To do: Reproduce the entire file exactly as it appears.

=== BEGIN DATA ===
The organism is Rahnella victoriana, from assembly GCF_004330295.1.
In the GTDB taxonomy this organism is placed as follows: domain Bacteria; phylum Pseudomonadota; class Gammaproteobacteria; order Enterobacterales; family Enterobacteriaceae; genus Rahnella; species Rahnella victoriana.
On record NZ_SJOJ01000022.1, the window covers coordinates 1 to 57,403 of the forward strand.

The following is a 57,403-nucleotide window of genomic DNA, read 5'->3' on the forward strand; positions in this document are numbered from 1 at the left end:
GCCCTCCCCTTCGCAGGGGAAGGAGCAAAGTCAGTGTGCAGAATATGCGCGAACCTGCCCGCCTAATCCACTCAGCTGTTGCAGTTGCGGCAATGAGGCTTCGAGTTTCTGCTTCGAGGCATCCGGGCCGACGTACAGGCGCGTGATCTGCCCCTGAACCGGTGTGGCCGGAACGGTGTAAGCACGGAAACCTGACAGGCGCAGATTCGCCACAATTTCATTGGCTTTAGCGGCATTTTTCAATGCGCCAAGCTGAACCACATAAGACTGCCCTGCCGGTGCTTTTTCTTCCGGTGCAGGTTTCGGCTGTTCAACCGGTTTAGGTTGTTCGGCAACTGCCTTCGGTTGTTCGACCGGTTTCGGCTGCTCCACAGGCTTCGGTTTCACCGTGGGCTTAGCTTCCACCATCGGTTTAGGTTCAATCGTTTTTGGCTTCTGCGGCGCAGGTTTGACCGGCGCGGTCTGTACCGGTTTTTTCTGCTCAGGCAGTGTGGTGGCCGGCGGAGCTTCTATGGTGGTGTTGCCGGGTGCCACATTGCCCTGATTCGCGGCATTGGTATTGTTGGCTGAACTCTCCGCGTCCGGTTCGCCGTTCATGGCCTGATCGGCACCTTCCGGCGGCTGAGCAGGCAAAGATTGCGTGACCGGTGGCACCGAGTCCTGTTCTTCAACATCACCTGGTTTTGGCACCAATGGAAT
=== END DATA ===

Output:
The organism is Rahnella victoriana, from assembly GCF_004330295.1.
In the GTDB taxonomy this organism is placed as follows: domain Bacteria; phylum Pseudomonadota; class Gammaproteobacteria; order Enterobacterales; family Enterobacteriaceae; genus Rahnella; species Rahnella victoriana.
On record NZ_SJOJ01000022.1, the window covers coordinates 1 to 57,403 of the forward strand.

The following is a 57,403-nucleotide window of genomic DNA, read 5'->3' on the forward strand; positions in this document are numbered from 1 at the left end:
GCCCTCCCCTTCGCAGGGGAAGGAGCAAAGTCAGTGTGCAGAATATGCGCGAACCTGCCCGCCTAATCCACTCAGCTGTTGCAGTTGCGGCAATGAGGCTTCGAGTTTCTGCTTCGAGGCATCCGGGCCGACGTACAGGCGCGTGATCTGCCCCTGAACCGGTGTGGCCGGAACGGTGTAAGCACGGAAACCTGACAGGCGCAGATTCGCCACAATTTCATTGGCTTTAGCGGCATTTTTCAATGCGCCAAGCTGAACCACATAAGACTGCCCTGCCGGTGCTTTTTCTTCCGGTGCAGGTTTCGGCTGTTCAACCGGTTTAGGTTGTTCGGCAACTGCCTTCGGTTGTTCGACCGGTTTCGGCTGCTCCACAGGCTTCGGTTTCACCGTGGGCTTAGCTTCCACCATCGGTTTAGGTTCAATCGTTTTTGGCTTCTGCGGCGCAGGTTTGACCGGCGCGGTCTGTACCGGTTTTTTCTGCTCAGGCAGTGTGGTGGCCGGCGGAGCTTCTATGGTGGTGTTGCCGGGTGCCACATTGCCCTGATTCGCGGCATTGGTATTGTTGGCTGAACTCTCCGCGTCCGGTTCGCCGTTCATGGCCTGATCGGCACCTTCCGGCGGCTGAGCAGGCAAAGATTGCGTGACCGGTGGCACCGAGTCCTGTTCTTCAACATCACCTGGTTTTGGCACCAATGGAAT